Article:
In a speech given late last month, SEC Commissioner Daniel M. Gallagher warned that “for years, state and local governments have used lax governmental accounting standards to hide the yawning chasm in their balance sheets.” According to Commissioner Gallagher, pension funds have been committing two fundamental errors. First they are overstating investment returns. He noted that many funds assume a return of 7.5% and 8% when a 6% return would be more realistic.
Returns can be affected by many exogenous circumstances beyond the control of the fund, such as the over-all economy and securities markets. For example, CalPERS reported a negative return for the year ended June 30, 2009 of 23.4% (gross of fees) and a positive return of 13.1% for the year ended June 30, 2013 (net of fees). For the five year period ended June 30, 2013, CalPERS reported a return of 3.5% (It’s unclear how CalPERS calculated this return as it only began reporting returns net of fees in 2011). I obtained these returns from CalPERS’ website; Commissioner Gallagher did not refer to CalPERS specifically.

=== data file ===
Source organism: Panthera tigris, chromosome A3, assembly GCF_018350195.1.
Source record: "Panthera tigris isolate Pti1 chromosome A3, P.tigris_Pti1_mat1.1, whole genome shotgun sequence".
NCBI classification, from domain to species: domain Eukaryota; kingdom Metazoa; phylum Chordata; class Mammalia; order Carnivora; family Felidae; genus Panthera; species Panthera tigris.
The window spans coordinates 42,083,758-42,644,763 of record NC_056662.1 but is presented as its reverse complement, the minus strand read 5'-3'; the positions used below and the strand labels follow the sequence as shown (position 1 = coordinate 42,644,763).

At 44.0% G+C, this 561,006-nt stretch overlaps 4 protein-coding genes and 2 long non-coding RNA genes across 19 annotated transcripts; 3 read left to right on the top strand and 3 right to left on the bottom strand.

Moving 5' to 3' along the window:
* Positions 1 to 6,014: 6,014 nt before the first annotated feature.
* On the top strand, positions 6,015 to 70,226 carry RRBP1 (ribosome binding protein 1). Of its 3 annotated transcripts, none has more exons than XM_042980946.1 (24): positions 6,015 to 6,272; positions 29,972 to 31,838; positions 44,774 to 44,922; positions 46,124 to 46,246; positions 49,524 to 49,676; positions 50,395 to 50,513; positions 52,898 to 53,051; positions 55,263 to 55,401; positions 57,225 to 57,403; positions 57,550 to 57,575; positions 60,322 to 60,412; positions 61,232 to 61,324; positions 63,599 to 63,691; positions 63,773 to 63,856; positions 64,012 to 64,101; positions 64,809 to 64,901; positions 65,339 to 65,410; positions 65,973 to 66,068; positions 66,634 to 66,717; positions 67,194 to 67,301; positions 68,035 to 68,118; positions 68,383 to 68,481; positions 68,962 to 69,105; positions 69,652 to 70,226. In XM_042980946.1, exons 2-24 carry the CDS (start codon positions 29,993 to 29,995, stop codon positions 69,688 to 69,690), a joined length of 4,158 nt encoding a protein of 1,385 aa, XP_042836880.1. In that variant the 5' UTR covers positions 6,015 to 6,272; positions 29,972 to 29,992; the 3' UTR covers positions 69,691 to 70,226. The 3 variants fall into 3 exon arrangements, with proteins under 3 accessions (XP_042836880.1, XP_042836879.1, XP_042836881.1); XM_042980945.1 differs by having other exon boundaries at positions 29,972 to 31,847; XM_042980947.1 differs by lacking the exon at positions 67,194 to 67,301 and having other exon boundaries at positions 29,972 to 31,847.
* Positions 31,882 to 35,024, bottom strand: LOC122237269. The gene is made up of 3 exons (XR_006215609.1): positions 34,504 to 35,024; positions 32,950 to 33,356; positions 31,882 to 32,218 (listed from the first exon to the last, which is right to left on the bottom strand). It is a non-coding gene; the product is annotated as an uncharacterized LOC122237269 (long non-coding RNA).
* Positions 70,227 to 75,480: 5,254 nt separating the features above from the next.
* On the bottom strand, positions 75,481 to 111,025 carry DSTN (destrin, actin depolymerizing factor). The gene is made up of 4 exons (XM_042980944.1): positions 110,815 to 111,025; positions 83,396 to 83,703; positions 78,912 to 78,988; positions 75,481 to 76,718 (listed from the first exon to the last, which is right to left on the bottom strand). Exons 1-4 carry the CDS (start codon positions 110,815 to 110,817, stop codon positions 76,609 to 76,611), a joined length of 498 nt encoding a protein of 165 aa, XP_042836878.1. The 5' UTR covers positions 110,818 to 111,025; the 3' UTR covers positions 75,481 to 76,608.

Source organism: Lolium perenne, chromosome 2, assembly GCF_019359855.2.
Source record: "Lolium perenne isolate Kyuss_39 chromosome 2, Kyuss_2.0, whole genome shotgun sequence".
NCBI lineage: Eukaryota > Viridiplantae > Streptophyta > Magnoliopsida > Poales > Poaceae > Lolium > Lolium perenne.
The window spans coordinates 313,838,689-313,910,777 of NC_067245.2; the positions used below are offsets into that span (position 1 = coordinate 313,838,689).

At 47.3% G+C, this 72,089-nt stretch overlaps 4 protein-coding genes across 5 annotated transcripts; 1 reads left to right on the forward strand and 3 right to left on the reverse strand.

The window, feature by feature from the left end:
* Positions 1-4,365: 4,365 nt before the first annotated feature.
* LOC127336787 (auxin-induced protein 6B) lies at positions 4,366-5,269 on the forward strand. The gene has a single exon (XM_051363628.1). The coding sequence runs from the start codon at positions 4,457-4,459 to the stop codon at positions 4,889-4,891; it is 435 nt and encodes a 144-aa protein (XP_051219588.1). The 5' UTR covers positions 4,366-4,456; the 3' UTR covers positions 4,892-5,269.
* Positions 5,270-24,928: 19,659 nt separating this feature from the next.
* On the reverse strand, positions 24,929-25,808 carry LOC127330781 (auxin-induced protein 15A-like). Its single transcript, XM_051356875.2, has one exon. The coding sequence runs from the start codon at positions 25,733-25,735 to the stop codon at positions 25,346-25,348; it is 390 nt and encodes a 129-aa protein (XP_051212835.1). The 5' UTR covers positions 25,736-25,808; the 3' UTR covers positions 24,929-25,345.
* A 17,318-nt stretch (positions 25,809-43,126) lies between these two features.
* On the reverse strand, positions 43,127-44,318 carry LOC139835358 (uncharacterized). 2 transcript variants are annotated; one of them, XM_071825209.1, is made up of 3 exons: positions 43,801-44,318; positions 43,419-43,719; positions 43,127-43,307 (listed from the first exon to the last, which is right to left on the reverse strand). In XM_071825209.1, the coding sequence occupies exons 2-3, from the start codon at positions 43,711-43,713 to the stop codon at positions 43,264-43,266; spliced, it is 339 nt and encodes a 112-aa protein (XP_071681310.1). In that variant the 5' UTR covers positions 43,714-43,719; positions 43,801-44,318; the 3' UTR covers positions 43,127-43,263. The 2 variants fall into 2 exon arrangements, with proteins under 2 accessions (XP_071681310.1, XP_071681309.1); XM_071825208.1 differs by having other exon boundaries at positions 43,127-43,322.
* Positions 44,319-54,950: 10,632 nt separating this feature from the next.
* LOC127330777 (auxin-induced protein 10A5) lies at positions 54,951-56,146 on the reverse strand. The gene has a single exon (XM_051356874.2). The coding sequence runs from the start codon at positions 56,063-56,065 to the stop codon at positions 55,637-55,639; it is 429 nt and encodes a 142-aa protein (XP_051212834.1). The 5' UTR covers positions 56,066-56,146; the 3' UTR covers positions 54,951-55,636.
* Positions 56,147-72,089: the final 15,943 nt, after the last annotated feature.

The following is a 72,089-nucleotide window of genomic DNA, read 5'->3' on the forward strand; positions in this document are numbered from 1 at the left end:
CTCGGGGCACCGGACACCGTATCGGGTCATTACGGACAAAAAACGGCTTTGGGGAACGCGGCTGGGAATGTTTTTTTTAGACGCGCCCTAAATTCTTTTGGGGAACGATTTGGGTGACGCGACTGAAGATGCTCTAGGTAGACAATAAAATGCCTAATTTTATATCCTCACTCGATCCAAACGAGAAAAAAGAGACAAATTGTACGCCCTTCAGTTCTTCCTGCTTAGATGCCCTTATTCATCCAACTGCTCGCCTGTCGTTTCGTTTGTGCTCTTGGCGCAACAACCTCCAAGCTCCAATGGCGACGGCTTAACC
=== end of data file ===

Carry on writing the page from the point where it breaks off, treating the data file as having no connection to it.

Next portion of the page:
According to Commissioner Gallagher, public pension funds also commit a far more serious error by assuming outflows (i.e., pension payments) equal their inflows: “This is contrary to fundamental tenets of financial economics: liabilities should be valued at a rate that reflects their risk, not the risk of the assets that are expected to cover the liabilities” (emphasis in original).
Perhaps the most disheartening aspect of the Commissioner’s remarks was his frank acknowledgment that government pension funds are not as accountable as the private sector:
In the private sector, the SEC would quickly bring fraud charges against any corporate issuer and its officers for playing such numbers games. And, we would also pursue and punish the so-called fiduciaries who recklessly seek yield to meet unrealistic accounting assumptions. We should not treat municipalities any differently.
My modest appeal in response to this tocsin is that the governing and the governed be bound by the same rules.